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For decades, Minneapolis has observed a separation of church and spirits, but the days of steeples warding off booze-serving restaurants could be numbered.
Council Member Gary Schiff wants to nix a city rule that prevents most restaurants outside of downtown from opening near houses of worship. It's one strand in a web of liquor regulations that govern businesses in Minneapolis, but Schiff says this one, in particular, explains "why there are so many vacant commercial storefronts."
"Businesses shouldn't have unfair rules placed upon them because a religious place of assembly is located nearby," he said.
His proposal gets its first airing Monday, but it's already generating debate among businesses owners and pastors about the consequences of loosened liquor restrictions.
"We don't want to walk out of church on a Sunday afternoon and look across the street and see people coming out of bars," said Duane Gagnon, chairman of the parish council at Saints Cyril and Methodius Catholic Church in northeast Minneapolis.
Though Schiff's change targets restaurants, a first-of-its-kind microbrewery and taproom could open across the street from St. Cyril's because the proposal includes a clause that allows breweries selling jugs of beer called growlers to locate near churches.
Under the current ordinance, businesses outside downtown cannot serve alcohol if they are 300 feet or less from churches and schools. That is, unless they are restaurants that make less than 30 percent of their money from alcohol and do not have a bar -- the city has 39 of these establishments. Schiff's amendment would eliminate the church provision, freeing up some storefronts for more traditional restaurants.
Backers of the change say it will not send bars into residential neighborhoods. Businesses with on-site drinking need to be surrounded by seven acres of appropriate commercial zoning -- with some exceptions -- and they must earn at least 60 percent of their revenue from food if they are within 500 feet of a residential property.
Additionally, the City Council already reviews liquor licenses on a case-by-case basis and takes input from neighborhood associations.
Several city officials said that the change is needed because churches are increasingly moving into mixed-use buildings. Citing one example, Council Member Elizabeth Glidden said a church is trying to move into the former Nokomis Lanes bowling alley in the Bancroft neighborhood.
"What if down the line there's a restaurant that wants to open in the strip mall that's next door?" said Glidden, who represents the area and supports the change. "I don't know that we would want to prevent that development opportunity because now there is a church in a nontraditional location."
Grant Wilson, the city's manager of business licensing, said the 30 percent alcohol limit is an unworkable business model for many restaurants. "It will give opportunities for a lot of things," Wilson said about the proposed ordinance change. "It will give landlords the opportunity to rent their vacant storefronts to places that can maybe survive."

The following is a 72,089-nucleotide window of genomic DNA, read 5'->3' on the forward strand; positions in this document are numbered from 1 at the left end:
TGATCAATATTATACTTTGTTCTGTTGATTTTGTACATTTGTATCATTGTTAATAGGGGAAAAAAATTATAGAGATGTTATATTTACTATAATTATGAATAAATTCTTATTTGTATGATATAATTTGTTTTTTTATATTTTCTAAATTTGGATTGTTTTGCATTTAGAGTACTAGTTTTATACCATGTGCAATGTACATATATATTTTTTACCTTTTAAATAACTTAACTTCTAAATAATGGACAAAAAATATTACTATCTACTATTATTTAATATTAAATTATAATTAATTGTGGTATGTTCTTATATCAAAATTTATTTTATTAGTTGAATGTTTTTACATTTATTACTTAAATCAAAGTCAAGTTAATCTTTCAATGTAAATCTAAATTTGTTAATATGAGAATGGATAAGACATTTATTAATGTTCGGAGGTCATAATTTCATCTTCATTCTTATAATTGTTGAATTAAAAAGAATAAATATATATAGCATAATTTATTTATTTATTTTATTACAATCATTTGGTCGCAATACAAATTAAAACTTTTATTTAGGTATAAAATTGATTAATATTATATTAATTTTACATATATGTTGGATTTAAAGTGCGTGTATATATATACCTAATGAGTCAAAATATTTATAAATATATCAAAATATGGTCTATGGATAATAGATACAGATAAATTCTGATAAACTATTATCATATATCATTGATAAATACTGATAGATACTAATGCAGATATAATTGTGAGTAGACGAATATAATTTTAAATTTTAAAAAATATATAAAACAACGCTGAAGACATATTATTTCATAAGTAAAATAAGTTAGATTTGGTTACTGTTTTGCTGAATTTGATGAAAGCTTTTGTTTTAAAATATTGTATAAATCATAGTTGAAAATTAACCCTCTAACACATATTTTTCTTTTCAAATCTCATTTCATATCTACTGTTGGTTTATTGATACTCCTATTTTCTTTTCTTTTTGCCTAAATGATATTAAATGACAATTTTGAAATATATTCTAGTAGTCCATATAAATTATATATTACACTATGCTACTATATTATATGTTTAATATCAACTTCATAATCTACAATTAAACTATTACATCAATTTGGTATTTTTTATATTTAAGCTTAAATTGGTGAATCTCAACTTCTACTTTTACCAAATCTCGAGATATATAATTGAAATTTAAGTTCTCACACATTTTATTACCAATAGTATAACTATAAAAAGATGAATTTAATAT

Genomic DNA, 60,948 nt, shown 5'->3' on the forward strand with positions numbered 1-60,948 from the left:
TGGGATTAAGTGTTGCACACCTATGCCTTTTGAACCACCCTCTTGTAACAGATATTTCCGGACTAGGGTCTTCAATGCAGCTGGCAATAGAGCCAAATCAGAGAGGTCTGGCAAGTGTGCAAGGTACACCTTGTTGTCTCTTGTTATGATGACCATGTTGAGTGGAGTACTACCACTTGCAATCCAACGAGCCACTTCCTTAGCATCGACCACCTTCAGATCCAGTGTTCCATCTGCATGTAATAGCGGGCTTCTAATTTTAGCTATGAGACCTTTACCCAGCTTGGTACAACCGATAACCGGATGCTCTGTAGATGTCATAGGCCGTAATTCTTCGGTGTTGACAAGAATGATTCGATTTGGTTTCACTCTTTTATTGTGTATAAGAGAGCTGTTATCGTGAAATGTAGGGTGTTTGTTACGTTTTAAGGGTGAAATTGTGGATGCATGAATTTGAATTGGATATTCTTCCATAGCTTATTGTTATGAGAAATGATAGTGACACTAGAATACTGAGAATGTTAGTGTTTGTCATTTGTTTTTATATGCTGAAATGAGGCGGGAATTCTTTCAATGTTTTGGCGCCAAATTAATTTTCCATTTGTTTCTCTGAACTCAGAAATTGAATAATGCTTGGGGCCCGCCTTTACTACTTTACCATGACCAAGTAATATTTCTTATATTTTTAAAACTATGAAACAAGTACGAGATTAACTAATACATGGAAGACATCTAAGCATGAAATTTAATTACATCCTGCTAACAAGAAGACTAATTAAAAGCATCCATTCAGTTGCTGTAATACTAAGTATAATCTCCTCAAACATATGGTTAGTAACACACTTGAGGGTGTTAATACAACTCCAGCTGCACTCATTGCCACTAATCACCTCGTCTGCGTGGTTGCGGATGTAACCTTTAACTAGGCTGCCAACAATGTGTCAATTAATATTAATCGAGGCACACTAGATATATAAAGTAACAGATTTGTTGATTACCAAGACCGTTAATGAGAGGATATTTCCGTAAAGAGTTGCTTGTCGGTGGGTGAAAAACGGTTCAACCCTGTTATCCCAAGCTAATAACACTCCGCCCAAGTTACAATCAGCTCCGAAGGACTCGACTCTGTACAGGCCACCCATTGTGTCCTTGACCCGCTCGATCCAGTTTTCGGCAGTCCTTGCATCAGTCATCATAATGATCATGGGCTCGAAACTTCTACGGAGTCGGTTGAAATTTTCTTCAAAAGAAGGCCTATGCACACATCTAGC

The change has garnered the support of Hospitality Minnesota, the trade group for the state's restaurants. President Dan McElroy said the city's ordinance is "already fairly restrictive about where liquor licenses can be issued in residential areas."
In the Sheridan neighborhood, entrepreneur Rob Miller hopes to open a microbrewery that serves pints and sells growlers. It's an idea made possible by the so-called "Surly bill" that passed the Legislature this year.
There's one hangup: Saints Cyril and Methodius Church. Miller isn't signing a lease until he sees the outcome of Schiff's proposal.
"We really didn't think we were going to have to go down this road when we started," said Miller, who plans to call his business Dangerous Man Brewing Co. "But ... we have to now."
Miller pitched his business plan to the neighborhood group last month and left with a letter supporting Schiff's ordinance change. "Rob Miller's business is just a really good fit for Sheridan," said Sheridan Neighborhood Organization president Jenny Fortman.
The church was not as thrilled. When Miller met with the congregation and the board, they complained about people drinking close to the church and taking parking spots.
Just down the block, the owner of Anchor Fish & Chips, a popular northeast restaurant, backs the change and will have someone at Monday's hearing. Because of a nearby school, Anchor can't make more than 30 percent of its money from alcohol. Owner Kathryn Hayes said she could make a better profit if that limit were raised to 40 percent.
Schiff's change won't help Anchor, though Hayes hopes it will pave the way for challenging the school restriction. "We're kind of cynical and bitter about this law," Hayes said.
Brett Miller, minister of Southeast Christian Church in Dinkytown, said the law works well and wondered why churches are being targeted when they -- like schools -- often host children. Rev. Scott Stapleton, pastor at Grace Trinity Church in Uptown, said liquor proliferation will create more neighborhood problems that churches will have to address. "What I feel is we are going to pick up the pieces," Stapleton said.
But at Simpson United Methodist Church in the Whittier neighborhood, pastor John Darlington acknowledges that businesses on nearby Eat Street would not be able to make it without liquor. He believes restaurants can handle the change responsibly.
"As part of the Whittier Business Association, we have a level of trust in each other," he said. "That trust extends to however the ordinance frees restaurants around here as far as serving alcohol."
Eric Roper • 612-673-1732 Twitter: @StribRoper